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Qualitative study - other
Nurse education needed to address uncertainties of role and contribution in stroke rehabilitation units
  1. Maggie Lawrence1,
  2. Linda Campbell2
  1. 1 Department of Nursing and Community Health, Glasgow Caledonian University, Glasgow, UK
  2. 2 Stroke Unit, Raigmore Hospital, NHS Highland, Inverness, UK
  1. Correspondence to Dr Maggie Lawrence, Department of Nursing and Community Health, Glasgow Caledonian University, Glasgow G4 0BA, UK; maggie.lawrence{at}

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Commentary on: Loft MI, Poulsen I, Esbensen BA, et al. Nurses’ and nurse assistants’ beliefs, attitudes and actions related to role and function in an inpatient stroke rehabilitation unit: a qualitative study. J Clin Nurs 2017;26:4905–14.

Implications for practice and research

  • Successful completion of a specialist education package should be a prerequisite for stroke unit staff induction programmes.

  • Similar studies in other locations and contexts are required to fully understand the contribution of the nurses’ role to stroke rehabilitation.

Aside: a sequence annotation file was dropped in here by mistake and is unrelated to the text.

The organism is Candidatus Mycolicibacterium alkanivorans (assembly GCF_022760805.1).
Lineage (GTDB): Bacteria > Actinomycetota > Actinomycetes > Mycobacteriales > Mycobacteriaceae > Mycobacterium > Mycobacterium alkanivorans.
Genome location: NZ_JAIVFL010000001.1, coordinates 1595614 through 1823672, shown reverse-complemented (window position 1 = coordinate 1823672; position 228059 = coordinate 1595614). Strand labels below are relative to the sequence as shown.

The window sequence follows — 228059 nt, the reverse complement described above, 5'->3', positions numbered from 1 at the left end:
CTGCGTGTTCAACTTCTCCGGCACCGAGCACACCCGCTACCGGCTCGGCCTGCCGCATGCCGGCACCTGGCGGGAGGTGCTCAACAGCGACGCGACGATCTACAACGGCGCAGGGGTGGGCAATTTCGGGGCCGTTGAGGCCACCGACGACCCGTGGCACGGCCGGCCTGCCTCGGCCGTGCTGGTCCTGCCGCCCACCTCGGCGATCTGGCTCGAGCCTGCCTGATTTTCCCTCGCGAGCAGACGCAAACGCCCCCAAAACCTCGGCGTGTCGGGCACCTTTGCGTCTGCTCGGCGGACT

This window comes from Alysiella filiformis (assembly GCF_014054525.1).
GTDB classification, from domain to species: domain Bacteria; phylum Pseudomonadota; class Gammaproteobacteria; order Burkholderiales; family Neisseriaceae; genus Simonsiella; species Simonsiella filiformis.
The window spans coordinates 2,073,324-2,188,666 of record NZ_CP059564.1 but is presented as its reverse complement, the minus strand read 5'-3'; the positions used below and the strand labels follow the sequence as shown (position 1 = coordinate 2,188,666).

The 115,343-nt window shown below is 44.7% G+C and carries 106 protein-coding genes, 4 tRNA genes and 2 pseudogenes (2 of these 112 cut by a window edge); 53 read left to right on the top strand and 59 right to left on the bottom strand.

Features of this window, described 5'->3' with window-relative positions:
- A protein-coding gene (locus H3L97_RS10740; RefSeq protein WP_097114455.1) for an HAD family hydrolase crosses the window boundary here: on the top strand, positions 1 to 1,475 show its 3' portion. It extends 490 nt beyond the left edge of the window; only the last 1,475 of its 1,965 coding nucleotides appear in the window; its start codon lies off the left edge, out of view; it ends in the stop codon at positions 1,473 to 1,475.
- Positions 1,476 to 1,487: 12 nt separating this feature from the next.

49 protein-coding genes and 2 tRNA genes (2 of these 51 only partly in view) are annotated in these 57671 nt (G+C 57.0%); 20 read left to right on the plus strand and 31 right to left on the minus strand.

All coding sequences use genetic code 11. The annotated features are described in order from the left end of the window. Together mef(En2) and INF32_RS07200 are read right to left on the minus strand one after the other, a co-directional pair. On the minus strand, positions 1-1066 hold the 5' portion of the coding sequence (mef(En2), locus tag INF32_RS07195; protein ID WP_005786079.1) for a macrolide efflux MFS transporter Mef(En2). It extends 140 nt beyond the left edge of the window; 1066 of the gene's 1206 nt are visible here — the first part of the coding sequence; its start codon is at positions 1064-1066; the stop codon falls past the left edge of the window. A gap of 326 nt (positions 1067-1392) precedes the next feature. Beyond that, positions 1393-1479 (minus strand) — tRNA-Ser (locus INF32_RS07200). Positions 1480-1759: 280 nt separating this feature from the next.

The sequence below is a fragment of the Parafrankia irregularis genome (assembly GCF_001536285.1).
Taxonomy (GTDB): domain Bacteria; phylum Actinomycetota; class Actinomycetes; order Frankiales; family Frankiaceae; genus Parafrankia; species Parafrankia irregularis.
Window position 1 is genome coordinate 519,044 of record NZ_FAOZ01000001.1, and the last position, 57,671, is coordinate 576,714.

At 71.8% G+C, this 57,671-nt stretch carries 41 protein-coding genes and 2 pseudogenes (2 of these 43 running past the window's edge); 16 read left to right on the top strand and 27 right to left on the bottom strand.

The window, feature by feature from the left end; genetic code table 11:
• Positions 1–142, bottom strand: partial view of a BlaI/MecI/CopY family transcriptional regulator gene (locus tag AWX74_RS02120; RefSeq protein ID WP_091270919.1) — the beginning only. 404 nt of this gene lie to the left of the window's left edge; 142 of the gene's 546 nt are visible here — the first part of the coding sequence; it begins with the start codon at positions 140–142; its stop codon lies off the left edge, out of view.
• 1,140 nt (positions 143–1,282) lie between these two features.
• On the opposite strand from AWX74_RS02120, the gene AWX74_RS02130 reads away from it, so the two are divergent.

Nurses and nurse assistants are key members of the multidisciplinary stroke rehabilitation team, being with the patient and working with them and their relatives continuously throughout their inpatient stay. However, nurses struggle to define their role and contribution in this context. Loft and colleague’s study,1 located in a small (15 beds) but well-staffed dedicated stroke rehabilitation unit (37 staff, with high levels of experience and seniority), aimed to explore …

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  • Competing interests None declared.

  • Provenance and peer review Commissioned; internally peer reviewed.